US congresswoman: Jerusalem’s archaeological discoveries prove historic Jewish ties

"Denying the historic connection of the Jewish people to Jerusalem is false," says Chairwoman of the House Subcommittee on the Middle East & North Africa.

December 22, 2015 18:58
1 minute read.
Israel archeology

The seal impression of King Hezekiah unearthed during the Ophel excavations at the foot of the southern wall of the Temple Mount. (photo credit: COURTESY OF DR. EILAT MAZAR AND OURIA TADMOR)


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Challenges to the inexorable connection of Jews to Jerusalem have been unequivocally disproved by archeological discoveries, the chairwoman of the US’s House Subcommittee on the Middle East & North Africa said on the floor of the US House of Representatives last Friday.

The comments, made by Rep. Ileana Ros-Lehtinen (R-FL), represented a sharp rebuke to increasing international efforts to delegitimize Israel’s connection to Jerusalem despite numerous relics recently unearthed proving an ancient Jewish presence there.

“For quite some time, there has been an effort at the United Nations to delegitimize the Jewish State of Israel, and to try to whitewash the Jewish peoples’ historical and Biblical connection to Israel,” said Ros-Lehtinen.

“Denying the historic connection of the Jewish people to Jerusalem is false. Amazing archeological discoveries are frequently made that prove the roots of the Jewish people are in Israel.”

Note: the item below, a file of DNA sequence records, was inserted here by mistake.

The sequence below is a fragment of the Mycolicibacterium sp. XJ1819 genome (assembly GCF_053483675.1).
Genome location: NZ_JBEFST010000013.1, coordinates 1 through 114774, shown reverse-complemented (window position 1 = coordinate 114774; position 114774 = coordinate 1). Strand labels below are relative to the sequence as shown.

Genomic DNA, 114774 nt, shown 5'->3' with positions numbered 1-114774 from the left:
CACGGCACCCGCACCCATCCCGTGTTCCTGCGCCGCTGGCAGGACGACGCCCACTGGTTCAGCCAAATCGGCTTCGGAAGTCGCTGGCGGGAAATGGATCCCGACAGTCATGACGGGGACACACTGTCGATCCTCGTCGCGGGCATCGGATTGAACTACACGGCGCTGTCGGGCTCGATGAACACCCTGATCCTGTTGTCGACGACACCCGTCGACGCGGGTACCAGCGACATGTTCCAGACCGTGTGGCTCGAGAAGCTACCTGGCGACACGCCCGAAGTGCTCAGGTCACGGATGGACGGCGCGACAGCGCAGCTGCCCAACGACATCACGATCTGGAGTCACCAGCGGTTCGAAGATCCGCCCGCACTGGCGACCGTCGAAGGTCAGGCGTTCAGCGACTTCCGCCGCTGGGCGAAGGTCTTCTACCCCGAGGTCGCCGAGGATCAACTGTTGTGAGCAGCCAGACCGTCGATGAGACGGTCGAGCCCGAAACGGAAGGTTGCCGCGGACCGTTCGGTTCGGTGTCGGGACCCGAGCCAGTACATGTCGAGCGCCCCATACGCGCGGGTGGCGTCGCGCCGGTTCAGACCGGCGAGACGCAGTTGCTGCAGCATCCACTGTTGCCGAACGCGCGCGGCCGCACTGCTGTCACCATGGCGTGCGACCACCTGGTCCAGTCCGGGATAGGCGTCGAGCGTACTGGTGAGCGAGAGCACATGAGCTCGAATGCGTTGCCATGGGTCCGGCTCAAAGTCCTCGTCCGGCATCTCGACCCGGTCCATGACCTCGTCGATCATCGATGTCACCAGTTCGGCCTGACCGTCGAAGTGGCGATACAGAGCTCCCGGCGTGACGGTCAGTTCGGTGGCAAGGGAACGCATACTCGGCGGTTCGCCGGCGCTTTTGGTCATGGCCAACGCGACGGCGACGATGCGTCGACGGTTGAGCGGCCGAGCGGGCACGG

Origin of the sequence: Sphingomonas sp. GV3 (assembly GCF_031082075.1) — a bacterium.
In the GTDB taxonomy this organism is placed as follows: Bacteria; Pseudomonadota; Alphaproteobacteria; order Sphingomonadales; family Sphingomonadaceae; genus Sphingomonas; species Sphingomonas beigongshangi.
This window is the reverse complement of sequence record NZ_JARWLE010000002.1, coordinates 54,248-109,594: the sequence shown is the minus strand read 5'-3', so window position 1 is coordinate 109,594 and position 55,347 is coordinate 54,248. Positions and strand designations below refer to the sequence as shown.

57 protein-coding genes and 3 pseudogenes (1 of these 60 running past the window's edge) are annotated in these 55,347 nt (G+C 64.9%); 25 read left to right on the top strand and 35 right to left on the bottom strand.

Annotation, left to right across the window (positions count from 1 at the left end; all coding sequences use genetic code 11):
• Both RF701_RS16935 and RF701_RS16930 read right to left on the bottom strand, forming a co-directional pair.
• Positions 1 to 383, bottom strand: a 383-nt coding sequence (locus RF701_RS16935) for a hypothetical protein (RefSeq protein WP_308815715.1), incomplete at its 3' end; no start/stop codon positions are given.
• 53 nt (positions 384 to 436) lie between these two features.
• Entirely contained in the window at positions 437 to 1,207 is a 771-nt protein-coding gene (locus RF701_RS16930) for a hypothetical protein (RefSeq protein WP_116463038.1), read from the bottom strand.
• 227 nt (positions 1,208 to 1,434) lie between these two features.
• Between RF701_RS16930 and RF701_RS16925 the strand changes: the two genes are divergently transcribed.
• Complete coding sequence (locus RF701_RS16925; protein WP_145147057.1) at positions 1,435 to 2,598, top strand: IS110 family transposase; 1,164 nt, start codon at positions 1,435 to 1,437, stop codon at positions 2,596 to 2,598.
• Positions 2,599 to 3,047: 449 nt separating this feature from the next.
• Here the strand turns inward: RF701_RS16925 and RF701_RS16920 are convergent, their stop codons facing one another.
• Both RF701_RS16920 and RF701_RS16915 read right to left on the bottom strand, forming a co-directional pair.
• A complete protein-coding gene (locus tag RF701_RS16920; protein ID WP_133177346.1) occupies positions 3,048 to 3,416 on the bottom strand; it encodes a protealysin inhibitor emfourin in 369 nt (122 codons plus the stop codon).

The impetus for her address reportedly stemmed from an announcement earlier this month of the discovery of an unprecedented impression of King Hezekiah’s royal seal from the First Temple period, dating back to 727-698 BCE.

The antiquity was unearthed during the capital’s noted Ophel excavations, at the foot of the southern wall of the Temple Mount, under the direction of the Hebrew University of Jerusalem’s Dr. Eilat Mazar.

“This marks the first time that a seal impression of an Israelite or Judean king has ever been discovered within the context of an archeological excavation,” Ros-Lehtinen said on the House floor.

“It proves that not only is Israel the religious center for Jews, it is their ancestral and historic homeland.”

Moreover, Ros-Lehtinen said that the recent archeological find, among many others which have illustrated Jewish heritage in the capital, led the congresswoman to plan an upcoming visit to Israel to see the discoveries for herself.

“I look forward to visiting the City of David in the near future, to see firsthand the rich history of the Jewish people,” said Ros-Lehtinen, who formerly served as chairwoman of the House Foreign Affairs Committee.

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